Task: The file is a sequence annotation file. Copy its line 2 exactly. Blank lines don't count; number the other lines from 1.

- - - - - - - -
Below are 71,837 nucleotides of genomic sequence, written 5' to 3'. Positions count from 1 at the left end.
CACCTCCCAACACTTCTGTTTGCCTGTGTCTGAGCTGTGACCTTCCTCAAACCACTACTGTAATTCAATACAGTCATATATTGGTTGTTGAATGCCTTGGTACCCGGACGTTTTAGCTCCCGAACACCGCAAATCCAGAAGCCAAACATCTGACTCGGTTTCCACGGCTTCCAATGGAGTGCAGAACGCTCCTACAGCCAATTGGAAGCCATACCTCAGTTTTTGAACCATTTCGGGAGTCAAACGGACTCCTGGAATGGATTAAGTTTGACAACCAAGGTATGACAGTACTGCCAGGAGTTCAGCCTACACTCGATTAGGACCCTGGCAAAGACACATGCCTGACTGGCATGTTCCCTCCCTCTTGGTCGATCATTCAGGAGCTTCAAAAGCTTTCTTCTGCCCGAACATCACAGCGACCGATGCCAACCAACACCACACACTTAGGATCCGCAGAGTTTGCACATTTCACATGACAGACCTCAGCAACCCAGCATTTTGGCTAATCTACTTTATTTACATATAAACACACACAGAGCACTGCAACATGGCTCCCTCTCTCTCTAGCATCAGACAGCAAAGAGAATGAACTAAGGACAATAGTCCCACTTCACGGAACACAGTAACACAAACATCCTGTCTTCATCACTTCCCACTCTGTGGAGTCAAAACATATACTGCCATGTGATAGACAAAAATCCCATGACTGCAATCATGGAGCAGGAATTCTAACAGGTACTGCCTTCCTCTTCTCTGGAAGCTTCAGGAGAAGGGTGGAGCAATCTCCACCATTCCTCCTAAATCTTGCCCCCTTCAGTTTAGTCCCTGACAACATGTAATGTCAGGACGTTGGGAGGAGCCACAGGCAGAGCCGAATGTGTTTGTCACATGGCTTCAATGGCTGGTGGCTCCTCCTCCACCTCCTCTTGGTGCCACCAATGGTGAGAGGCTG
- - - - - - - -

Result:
CACCTCCCAACACTTCTGTTTGCCTGTGTCTGAGCTGTGACCTTCCTCAAACCACTACTGTAATTCAATACAGTCATATATTGGTTGTTGAATGCCTTGGTACCCGGACGTTTTAGCTCCCGAACACCGCAAATCCAGAAGCCAAACATCTGACTCGGTTTCCACGGCTTCCAATGGAGTGCAGAACGCTCCTACAGCCAATTGGAAGCCATACCTCAGTTTTTGAACCATTTCGGGAGTCAAACGGACTCCTGGAATGGATTAAGTTTGACAACCAAGGTATGACAGTACTGCCAGGAGTTCAGCCTACACTCGATTAGGACCCTGGCAAAGACACATGCCTGACTGGCATGTTCCCTCCCTCTTGGTCGATCATTCAGGAGCTTCAAAAGCTTTCTTCTGCCCGAACATCACAGCGACCGATGCCAACCAACACCACACACTTAGGATCCGCAGAGTTTGCACATTTCACATGACAGACCTCAGCAACCCAGCATTTTGGCTAATCTACTTTATTTACATATAAACACACACAGAGCACTGCAACATGGCTCCCTCTCTCTCTAGCATCAGACAGCAAAGAGAATGAACTAAGGACAATAGTCCCACTTCACGGAACACAGTAACACAAACATCCTGTCTTCATCACTTCCCACTCTGTGGAGTCAAAACATATACTGCCATGTGATAGACAAAAATCCCATGACTGCAATCATGGAGCAGGAATTCTAACAGGTACTGCCTTCCTCTTCTCTGGAAGCTTCAGGAGAAGGGTGGAGCAATCTCCACCATTCCTCCTAAATCTTGCCCCCTTCAGTTTAGTCCCTGACAACATGTAATGTCAGGACGTTGGGAGGAGCCACAGGCAGAGCCGAATGTGTTTGTCACATGGCTTCAATGGCTGGTGGCTCCTCCTCCACCTCCTCTTGGTGCCACCAATGGTGAGAGGCTG